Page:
Several coaches interviewed feared that their comments might bring gang retaliation, and one coach refused to be photographed for the story.
Dorsey is a school that draws students from outside its boundaries. Athletes and other students have to travel through territories to get there. They are often targets.
Said Knox: "We do have kids get harassed and jumped and chased. One of our track kids on Monday (May 11) got jumped on pretty good. He's got a concussion. It happens regularly with athletes."
In another instance several years ago, Engilman said, a Manual Arts football player hid a sawed-off shotgun in a travel bag, taking it with him to a road game.
"He had to go to Jordan and he was scared," Engilman said.
"We didn't know about it until later, until he was far away from the school. Then we heard about it from some of the guys on the team."
The 1984 Dominguez riot resulted in a three-week boycott of all sporting events at Dominguez by the rest of the San Gabriel Valley League.
"I wonder if someone will have to get shot before something is done," Gahr's Walsh said at the time.
Monrovia and Pasadena have agreed not to play each other in football next season in hopes of heading off another gang incident such as the shooting last October.
"We don't want question marks in our minds next year," Al Clegg, the Monrovia football coach said.
Indeed, Clegg said, security at home games will be increased. "We're just going to evaluate who gets in," he said.
Knox said the 1984 rock-throwing incident came as no surprise to his team.
The team had been afraid on the bus ride to Compton because the driver had taken a back route, hoping to avoid trouble.
"I looked in their faces and I saw that we were not going to win," Knox said. "They were intimidated, not by the team, but by the surroundings. We've never had to take precautions like that before.
"At Jordan, gang members walked right through the football warmups once. They said some things to our kids and kept going. That raised a few eyebrows."
E.C. Robinson, Locke football coach, said that fear can override a players' on-the-field motivations.
"It's the gang stuff that's going to affect their playing," Robinson said. "You fear the gang. You can't operate if you're afraid someone's going to start shooting in the stands.
"During the season they'll tell you there's an incident of a shooting where they'll feel there will be some sort of retaliation. They'll tell you, 'I have to go home early today (from practice).' And I'll ask why and they'll say 'Well, somebody got shot last night.'
"And they want to get home before it gets dark. If something's going down in their neighborhood or on their block then they'll feel that (on the field), you know."
After the Carr-Bonsinger slayings in 1981, L.A. University refused to play its first-round basketball playoff game at night at Manual Arts.
"They didn't want to come over here at night," Morris said. "And you really couldn't blame them."
Daytime practice is not immune to gang-related incidents, either. Engilman said: "There have been days when we (coaches) used to go through baseball practice carrying a bat."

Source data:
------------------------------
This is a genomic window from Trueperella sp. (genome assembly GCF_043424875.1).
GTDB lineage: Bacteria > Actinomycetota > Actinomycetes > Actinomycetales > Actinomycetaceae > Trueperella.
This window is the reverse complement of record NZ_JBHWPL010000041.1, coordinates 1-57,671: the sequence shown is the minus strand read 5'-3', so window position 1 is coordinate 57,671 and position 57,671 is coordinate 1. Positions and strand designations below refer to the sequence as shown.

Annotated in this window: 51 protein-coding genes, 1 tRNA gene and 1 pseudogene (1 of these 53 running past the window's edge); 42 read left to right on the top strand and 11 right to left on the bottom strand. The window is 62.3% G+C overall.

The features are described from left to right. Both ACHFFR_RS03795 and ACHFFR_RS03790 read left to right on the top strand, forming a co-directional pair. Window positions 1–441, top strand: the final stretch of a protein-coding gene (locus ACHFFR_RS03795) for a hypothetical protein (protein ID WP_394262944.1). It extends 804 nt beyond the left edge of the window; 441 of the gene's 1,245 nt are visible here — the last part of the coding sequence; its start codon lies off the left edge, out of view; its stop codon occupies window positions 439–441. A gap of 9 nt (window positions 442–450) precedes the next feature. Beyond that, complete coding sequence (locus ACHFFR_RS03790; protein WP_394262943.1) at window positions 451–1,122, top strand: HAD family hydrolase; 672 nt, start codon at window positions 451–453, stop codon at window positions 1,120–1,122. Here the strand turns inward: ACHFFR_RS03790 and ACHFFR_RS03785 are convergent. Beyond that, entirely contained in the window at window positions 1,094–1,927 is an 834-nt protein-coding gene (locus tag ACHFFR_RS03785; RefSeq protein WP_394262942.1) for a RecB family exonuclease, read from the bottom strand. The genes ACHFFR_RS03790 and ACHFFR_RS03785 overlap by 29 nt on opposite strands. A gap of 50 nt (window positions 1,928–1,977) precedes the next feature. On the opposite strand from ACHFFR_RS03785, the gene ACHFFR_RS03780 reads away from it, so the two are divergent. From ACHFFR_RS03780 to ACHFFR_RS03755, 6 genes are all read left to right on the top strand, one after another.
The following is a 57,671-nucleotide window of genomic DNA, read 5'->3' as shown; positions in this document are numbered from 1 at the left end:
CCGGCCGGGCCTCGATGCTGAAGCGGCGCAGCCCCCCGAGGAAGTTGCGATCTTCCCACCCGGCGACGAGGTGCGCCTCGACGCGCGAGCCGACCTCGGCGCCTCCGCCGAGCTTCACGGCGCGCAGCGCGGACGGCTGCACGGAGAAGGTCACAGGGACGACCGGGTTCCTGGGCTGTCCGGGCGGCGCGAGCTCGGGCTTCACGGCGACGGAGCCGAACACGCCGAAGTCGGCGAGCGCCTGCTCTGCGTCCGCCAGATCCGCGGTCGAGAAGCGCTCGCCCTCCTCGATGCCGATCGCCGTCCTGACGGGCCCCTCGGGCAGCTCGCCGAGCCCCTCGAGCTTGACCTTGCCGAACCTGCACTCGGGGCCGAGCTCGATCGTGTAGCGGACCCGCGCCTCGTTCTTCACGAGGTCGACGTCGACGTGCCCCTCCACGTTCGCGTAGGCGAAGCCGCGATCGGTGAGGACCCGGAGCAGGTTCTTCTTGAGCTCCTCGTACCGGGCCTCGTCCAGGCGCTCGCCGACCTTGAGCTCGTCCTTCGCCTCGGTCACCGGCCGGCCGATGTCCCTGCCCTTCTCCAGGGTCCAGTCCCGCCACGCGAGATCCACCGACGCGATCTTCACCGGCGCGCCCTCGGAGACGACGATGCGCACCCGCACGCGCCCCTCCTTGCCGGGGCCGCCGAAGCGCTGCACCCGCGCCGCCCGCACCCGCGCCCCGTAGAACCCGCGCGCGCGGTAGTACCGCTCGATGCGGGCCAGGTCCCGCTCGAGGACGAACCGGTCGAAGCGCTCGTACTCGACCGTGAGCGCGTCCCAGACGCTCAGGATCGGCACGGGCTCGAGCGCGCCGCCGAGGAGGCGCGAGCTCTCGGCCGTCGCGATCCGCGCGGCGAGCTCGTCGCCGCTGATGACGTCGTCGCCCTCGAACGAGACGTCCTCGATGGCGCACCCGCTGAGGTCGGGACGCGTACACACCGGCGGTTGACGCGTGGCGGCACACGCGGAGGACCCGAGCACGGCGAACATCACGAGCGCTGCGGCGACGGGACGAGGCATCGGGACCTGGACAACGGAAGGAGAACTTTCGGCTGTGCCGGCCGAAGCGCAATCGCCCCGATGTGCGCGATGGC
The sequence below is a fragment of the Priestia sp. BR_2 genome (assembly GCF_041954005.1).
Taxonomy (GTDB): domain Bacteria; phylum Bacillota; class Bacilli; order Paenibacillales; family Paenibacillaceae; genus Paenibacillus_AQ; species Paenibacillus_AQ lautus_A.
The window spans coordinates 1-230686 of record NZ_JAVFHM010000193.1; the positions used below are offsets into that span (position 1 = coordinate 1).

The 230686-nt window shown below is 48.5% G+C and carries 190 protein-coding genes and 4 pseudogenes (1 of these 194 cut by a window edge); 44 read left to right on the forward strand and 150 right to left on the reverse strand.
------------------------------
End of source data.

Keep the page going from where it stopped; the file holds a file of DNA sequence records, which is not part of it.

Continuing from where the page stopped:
Morris acknowledged that he's scared.
"This is my 14th year here," he said. "I haven't been in the service, but I've seen two people die, and both of them died right here at school."
Morris said that he talks to athletes and tells them: "Hey, you've gotta go to class, do this, do that.
"They say 'OK, fine.' The next week, they're pulling the trigger on somebody.
"So sometimes, you back off and say, 'Maybe I'd better not say this to the person,' in fear of retaliation."
Said Engilman: "We've all been threatened, many times. Whether each (threat) is gang related, we never know."
Many teams worry about playing at a school in an area controlled by a gang at odds with the one that controls the team's own area. Several seem especially to fear one place--"the Doghouse," L.A. Jordan. That's particularly true of Locke, Jordan's traditional rival.
"Jordan High School is the only place kids really fear," Robinson said. "They just fear Jordan. They hate to play at Jordan."
Jordan High sits on 103rd Street in Watts, a couple of miles from Locke but in a different realm altogether.
Locke is in a rather quiet residential neighborhood. Jordan, on the other hand, is between two government projects--the Imperial Courts and the Jordan Downs, hotbeds of gang activity and one of the most crime-ridden areas in Los Angeles, according to police.
"It's a very bad image," said former Jordan football Coach Ed Woody, who will be succeeded in the fall by Jordan graduate Darryl Divinity.
A school's reputation breeds fear, Robinson said, which means that many potential athletes choose to attend Valley schools rather than take their chances in the inner city.
"There are kids living in the Locke district who want to play," Robinson said. "You call the parents and the first thing they say is 'Well, look, what about the gangs?'
"That's one reason you have a lot of kids that are being bused out--they're afraid of the pressure from the gangs."
Knox said: "A big problem is our (Dorsey's) reputation as a rough school. (Dorsey is located near Rodeo and Farmdale streets, near Rancho Cienega Park).
"Maybe it's the Blood element. That's why the kids go to the bus. We've had incidents on campus or around the campus, and we do have a hard time convincing parents to send their kids here, that, hey, Dorsey isn't all that bad.
"A lot of kids end up going to Fairfax or the bus (to the valley). It's a constant fight."